In Shropshire heritage and history are all around – and beneath our feet. There is, quite literally, undiscovered treasure buried in Shropshire which, from time to time, is uncovered.
In Shropshire heritage and history are all around – and beneath our feet. There is, quite literally, undiscovered treasure buried in Shropshire which, from time to time, is uncovered as a reminder of a sometimes turbulent past.
A coin hoard found on farmland in the Bitterley area has officially been declared treasure trove at an inquest. Like many such finds nowadays, the discoverer was a metal detector enthusiast, Howard Murphy.
Full marks to Mr Murphy for resisting the temptation to dig it up himself, which could have destroyed any surrounding historic context, something archaeologists abhor. Instead he did the right thing and reported it to the local finds liaison officer with Shropshire Museums, who organised a proper excavation.
Such finds always throw up the same questions – why somebody years ago would have buried a large amount of money, and why they never recovered it later. This hoard seems to have been buried during the English Civil War. To hide it from marauding, plundering troops, perhaps?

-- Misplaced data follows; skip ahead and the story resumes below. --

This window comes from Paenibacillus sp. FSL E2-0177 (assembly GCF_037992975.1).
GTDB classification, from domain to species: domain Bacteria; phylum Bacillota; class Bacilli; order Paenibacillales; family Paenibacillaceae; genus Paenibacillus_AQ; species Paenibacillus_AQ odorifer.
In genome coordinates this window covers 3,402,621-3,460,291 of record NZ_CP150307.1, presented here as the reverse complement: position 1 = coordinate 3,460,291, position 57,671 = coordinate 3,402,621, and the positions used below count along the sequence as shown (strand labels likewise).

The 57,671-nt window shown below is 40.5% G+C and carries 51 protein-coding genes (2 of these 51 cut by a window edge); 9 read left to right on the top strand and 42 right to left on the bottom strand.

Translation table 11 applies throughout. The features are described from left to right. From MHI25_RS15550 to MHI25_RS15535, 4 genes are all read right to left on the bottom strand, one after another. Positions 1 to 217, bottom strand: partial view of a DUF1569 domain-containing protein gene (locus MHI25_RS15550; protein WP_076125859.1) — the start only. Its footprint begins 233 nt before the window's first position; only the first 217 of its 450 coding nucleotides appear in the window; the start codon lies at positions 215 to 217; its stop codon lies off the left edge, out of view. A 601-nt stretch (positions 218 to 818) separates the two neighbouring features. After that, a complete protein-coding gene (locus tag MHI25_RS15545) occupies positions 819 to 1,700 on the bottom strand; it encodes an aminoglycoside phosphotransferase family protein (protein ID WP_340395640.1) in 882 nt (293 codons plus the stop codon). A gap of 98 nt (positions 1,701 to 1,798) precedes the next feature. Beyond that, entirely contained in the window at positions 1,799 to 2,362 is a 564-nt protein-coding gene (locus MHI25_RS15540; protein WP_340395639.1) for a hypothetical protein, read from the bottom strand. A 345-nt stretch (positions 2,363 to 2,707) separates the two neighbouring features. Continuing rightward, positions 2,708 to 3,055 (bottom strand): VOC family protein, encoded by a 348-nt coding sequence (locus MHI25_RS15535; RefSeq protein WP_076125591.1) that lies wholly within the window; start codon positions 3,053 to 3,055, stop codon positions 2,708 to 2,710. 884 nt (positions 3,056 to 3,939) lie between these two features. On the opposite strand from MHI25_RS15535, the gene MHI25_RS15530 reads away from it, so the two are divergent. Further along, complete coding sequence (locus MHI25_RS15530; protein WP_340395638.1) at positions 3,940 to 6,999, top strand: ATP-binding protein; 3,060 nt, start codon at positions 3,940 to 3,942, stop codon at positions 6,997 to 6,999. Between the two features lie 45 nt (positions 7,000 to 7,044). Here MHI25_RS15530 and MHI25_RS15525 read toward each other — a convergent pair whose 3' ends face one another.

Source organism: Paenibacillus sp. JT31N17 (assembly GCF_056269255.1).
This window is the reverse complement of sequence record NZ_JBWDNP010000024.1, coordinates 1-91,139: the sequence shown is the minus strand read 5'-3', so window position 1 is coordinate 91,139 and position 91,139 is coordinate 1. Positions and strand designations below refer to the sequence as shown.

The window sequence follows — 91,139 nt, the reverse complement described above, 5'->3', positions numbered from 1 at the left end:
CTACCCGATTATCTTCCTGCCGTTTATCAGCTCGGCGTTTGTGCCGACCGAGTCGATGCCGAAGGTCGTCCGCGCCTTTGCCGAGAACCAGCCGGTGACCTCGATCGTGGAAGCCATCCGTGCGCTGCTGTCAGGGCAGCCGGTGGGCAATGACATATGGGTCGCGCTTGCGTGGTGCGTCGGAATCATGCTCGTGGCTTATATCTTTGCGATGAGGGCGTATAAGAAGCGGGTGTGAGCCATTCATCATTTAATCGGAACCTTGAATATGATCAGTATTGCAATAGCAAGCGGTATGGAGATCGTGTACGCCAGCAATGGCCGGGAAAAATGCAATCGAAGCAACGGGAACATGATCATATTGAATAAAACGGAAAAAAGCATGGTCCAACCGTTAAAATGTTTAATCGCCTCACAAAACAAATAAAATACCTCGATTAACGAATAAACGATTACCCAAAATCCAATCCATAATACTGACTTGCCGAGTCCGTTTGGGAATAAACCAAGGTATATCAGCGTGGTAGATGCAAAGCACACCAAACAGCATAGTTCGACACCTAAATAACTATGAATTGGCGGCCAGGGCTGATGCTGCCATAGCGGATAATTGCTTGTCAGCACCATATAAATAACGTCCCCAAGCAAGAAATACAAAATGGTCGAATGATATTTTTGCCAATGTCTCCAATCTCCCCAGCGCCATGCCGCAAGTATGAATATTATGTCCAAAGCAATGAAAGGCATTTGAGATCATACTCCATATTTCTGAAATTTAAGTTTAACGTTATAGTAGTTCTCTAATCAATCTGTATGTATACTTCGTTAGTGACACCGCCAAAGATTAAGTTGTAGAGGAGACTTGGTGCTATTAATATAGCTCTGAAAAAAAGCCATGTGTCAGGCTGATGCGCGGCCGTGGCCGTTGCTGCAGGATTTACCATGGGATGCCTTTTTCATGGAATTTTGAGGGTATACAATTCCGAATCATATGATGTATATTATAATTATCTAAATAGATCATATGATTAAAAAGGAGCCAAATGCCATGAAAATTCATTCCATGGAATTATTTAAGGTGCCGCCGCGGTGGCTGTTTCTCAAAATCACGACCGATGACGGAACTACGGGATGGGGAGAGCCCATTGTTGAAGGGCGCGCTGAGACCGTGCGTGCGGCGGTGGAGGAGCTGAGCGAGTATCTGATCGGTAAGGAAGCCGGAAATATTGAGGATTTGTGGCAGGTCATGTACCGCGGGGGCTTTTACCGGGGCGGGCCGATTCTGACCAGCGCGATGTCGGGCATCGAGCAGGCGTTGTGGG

On that, we can only speculate. What we do know is that it is part of the greater Shropshire story, and an insight into the life of Salopians from centuries ago.
It includes a gold coin and 137 silver coins, so will have an appreciable monetary value. But it has a wider value than that for the county.
Now the issue arises of what should be the most appropriate future for this intriguing slice of Shropshire’s past.
The answer is obvious. It should be kept in Shropshire and ideally put on display in Shropshire – the hope is to include it as part of a 17th century gallery at the new Shrewsbury Museum and Art Gallery.
Money will have to be found for that. But Shropshire’s heritage is precious, belongs to Salopians, and should stay in Shropshire.